1962 throws up another curveball. From Elvis at his mid-career blandest, to the throwaway fun of ‘Come Outside’, to this classic with a capital C, L, A, S, S, I and C. Which way will it swing next? For the moment, who cares? This is pop music at its very finest.
I Can’t Stop Loving You, by Ray Charles (his 1st and only #1)
2 weeks, from 12th – 26th July 1962
I can’t stop loving you… I’ve made up my mind, To live in memories, Of the lonesome times… A soft rhythm tickled out on the drums, meandering jazz-bar piano, swooning strings. This is a supremely well-made record; simple, yet soaring. I know it, indirectly; and yet I’ve never really listened to it.
It’s a song about a man who has resigned himself to living in the past. I can’t stop wanting you… It’s useless to say… So I’ll just live my life, In dreams of yesterdays… Both the lyrics and Ray Charles’s voice are raw and unadorned. There are no metaphors or flowery allusions here – he calls a spade a spade. When he says he’s blue you know he means it.
I can’t think of any song that we’ve featured so far on this countdown that has relied so much on backing singers. This whole song is a call and response between Charles and the guys lined up behind his piano. They remain in the same pitch, while he rises and falls around them. This contrast is most effective in the Since we’ve been apart… line. The backing singers softly plead; Charles almost yells the line out. And the bit where he tells them to Sing the song, children… is just pure class.
What I wrote about the song – that I knew it without really knowing it – could apply just as well to Ray Charles himself. I know he was blind, and played a piano. That there was a movie made about him starring Jamie Foxx. Beyond that, to my shame, I’m a-blank. He had more famous hits than this: ‘Hit the Road, Jack’, ‘I Got a Woman’ and ‘Georgia on My Mind’. But sometimes the Chart-Gods decide to dish you out just one chart-topping single, and you just have to take it when it comes your way.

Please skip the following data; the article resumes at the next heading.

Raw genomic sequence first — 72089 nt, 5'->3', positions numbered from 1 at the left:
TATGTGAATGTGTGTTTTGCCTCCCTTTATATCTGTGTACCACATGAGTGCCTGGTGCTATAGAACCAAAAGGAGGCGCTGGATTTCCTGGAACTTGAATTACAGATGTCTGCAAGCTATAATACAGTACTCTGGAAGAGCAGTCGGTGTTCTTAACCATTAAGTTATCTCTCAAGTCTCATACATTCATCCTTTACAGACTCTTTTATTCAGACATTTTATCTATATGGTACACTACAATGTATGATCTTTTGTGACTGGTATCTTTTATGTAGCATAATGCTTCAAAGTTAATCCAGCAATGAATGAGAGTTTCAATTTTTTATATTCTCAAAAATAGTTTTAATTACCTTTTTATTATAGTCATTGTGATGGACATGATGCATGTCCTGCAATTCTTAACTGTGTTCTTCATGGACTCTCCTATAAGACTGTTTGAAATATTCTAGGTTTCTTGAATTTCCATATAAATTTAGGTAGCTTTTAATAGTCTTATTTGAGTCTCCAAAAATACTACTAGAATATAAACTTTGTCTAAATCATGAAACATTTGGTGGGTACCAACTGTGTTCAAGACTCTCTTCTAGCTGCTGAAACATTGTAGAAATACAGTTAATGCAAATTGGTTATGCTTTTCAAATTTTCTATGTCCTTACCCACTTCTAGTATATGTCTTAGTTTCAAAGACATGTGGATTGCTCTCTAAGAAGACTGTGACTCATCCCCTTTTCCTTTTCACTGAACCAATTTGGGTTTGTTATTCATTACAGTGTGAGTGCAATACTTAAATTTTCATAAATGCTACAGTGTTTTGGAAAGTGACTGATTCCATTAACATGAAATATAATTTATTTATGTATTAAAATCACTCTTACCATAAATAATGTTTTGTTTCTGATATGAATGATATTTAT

I feel that Charles is one of those American singers whose US success never quite translated to the same levels on the other side of the Atlantic. Billy Joel’s another such artist, as perhaps is Bruce Springsteen. Still, when you’re described as a ‘genius’ by Sinatra, and have featured in the top-10 of ‘Rolling Stone’s ‘Greatest Artists’ and ‘Greatest Singers of All Time’ polls, maybe you don’t much miss the recognition from one insignificant little island.
I should note – though I’m not sure if anyone will be interested – that this is the first chart-topper I have been unable to find on Spotify. They have all manner of (much longer) album versions, live versions, and re-recorded versions of ‘I Can’t Stop Loving You’, but not the original single cut. YouTube came to my rescue, however, and the link below should be the genuine, 1962 chart-topper. One of the classiest songs to have reached the summit so far, I’d say. Sing the song, children…
7 thoughts on “138. ‘I Can’t Stop Loving You’, by Ray Charles”
I didn’t know that. I just took it for granted that he was just as successful there as here. Anything that man sang he made his own. I like this one a lot.
I feel he’s well respected, but not a big part of our pop music culture. If you know what I mean
Ok I got it yes. I first heard him because my mom was a big fan.
Pingback: 139. ‘I Remember You’, by Frank Ifield – The UK Number 1s Blog
Pingback: Recap: #121 – #149 – The UK Number 1s Blog
Pingback: 171. ‘It’s Over’, by Roy Orbison – The UK Number Ones Blog
Pingback: 548. ‘We Are the World’, by USA for Africa | The UK Number Ones Blog